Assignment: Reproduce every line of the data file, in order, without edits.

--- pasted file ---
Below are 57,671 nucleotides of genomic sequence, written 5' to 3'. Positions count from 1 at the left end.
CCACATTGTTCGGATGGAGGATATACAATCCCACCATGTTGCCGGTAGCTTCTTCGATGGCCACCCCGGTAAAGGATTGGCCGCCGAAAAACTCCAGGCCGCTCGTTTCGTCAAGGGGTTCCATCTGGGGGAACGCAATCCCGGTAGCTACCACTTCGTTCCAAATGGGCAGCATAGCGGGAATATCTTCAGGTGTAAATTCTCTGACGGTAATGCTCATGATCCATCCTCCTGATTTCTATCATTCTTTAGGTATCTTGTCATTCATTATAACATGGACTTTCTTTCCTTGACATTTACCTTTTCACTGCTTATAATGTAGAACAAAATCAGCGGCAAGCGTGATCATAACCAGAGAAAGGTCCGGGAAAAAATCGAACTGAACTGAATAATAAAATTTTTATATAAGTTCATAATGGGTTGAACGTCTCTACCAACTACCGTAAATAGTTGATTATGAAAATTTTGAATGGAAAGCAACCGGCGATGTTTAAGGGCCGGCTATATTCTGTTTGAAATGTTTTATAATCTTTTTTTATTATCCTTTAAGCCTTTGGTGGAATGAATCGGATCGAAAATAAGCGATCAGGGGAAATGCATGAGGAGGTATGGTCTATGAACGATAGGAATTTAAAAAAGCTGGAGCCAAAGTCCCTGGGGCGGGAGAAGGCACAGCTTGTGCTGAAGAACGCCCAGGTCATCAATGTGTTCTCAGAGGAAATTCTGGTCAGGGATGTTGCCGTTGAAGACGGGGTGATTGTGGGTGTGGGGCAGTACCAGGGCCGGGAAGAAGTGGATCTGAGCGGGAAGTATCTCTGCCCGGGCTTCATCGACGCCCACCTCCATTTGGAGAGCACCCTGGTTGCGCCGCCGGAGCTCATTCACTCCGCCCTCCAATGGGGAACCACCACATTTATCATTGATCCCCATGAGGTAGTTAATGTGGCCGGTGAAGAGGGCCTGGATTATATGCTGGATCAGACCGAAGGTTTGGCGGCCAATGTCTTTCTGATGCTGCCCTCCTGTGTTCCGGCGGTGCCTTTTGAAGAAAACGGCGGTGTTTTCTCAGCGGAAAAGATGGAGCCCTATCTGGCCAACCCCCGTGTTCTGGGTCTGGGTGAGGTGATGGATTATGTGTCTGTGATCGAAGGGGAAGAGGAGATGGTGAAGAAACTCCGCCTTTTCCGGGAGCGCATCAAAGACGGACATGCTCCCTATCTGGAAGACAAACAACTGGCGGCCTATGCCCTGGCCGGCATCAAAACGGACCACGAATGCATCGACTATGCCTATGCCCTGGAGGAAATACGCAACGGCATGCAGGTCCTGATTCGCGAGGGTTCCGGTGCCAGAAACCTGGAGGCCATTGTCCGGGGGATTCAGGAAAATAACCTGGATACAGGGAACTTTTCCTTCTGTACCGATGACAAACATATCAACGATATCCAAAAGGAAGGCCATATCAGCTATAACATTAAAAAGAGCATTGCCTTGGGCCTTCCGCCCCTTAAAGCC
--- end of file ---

Below are 57,671 nucleotides of genomic sequence, written 5' to 3'. Positions count from 1 at the left end.
CCACATTGTTCGGATGGAGGATATACAATCCCACCATGTTGCCGGTAGCTTCTTCGATGGCCACCCCGGTAAAGGATTGGCCGCCGAAAAACTCCAGGCCGCTCGTTTCGTCAAGGGGTTCCATCTGGGGGAACGCAATCCCGGTAGCTACCACTTCGTTCCAAATGGGCAGCATAGCGGGAATATCTTCAGGTGTAAATTCTCTGACGGTAATGCTCATGATCCATCCTCCTGATTTCTATCATTCTTTAGGTATCTTGTCATTCATTATAACATGGACTTTCTTTCCTTGACATTTACCTTTTCACTGCTTATAATGTAGAACAAAATCAGCGGCAAGCGTGATCATAACCAGAGAAAGGTCCGGGAAAAAATCGAACTGAACTGAATAATAAAATTTTTATATAAGTTCATAATGGGTTGAACGTCTCTACCAACTACCGTAAATAGTTGATTATGAAAATTTTGAATGGAAAGCAACCGGCGATGTTTAAGGGCCGGCTATATTCTGTTTGAAATGTTTTATAATCTTTTTTTATTATCCTTTAAGCCTTTGGTGGAATGAATCGGATCGAAAATAAGCGATCAGGGGAAATGCATGAGGAGGTATGGTCTATGAACGATAGGAATTTAAAAAAGCTGGAGCCAAAGTCCCTGGGGCGGGAGAAGGCACAGCTTGTGCTGAAGAACGCCCAGGTCATCAATGTGTTCTCAGAGGAAATTCTGGTCAGGGATGTTGCCGTTGAAGACGGGGTGATTGTGGGTGTGGGGCAGTACCAGGGCCGGGAAGAAGTGGATCTGAGCGGGAAGTATCTCTGCCCGGGCTTCATCGACGCCCACCTCCATTTGGAGAGCACCCTGGTTGCGCCGCCGGAGCTCATTCACTCCGCCCTCCAATGGGGAACCACCACATTTATCATTGATCCCCATGAGGTAGTTAATGTGGCCGGTGAAGAGGGCCTGGATTATATGCTGGATCAGACCGAAGGTTTGGCGGCCAATGTCTTTCTGATGCTGCCCTCCTGTGTTCCGGCGGTGCCTTTTGAAGAAAACGGCGGTGTTTTCTCAGCGGAAAAGATGGAGCCCTATCTGGCCAACCCCCGTGTTCTGGGTCTGGGTGAGGTGATGGATTATGTGTCTGTGATCGAAGGGGAAGAGGAGATGGTGAAGAAACTCCGCCTTTTCCGGGAGCGCATCAAAGACGGACATGCTCCCTATCTGGAAGACAAACAACTGGCGGCCTATGCCCTGGCCGGCATCAAAACGGACCACGAATGCATCGACTATGCCTATGCCCTGGAGGAAATACGCAACGGCATGCAGGTCCTGATTCGCGAGGGTTCCGGTGCCAGAAACCTGGAGGCCATTGTCCGGGGGATTCAGGAAAATAACCTGGATACAGGGAACTTTTCCTTCTGTACCGATGACAAACATATCAACGATATCCAAAAGGAAGGCCATATCAGCTATAACATTAAAAAGAGCATTGCCTTGGGCCTTCCGCCCCTTAAAGCC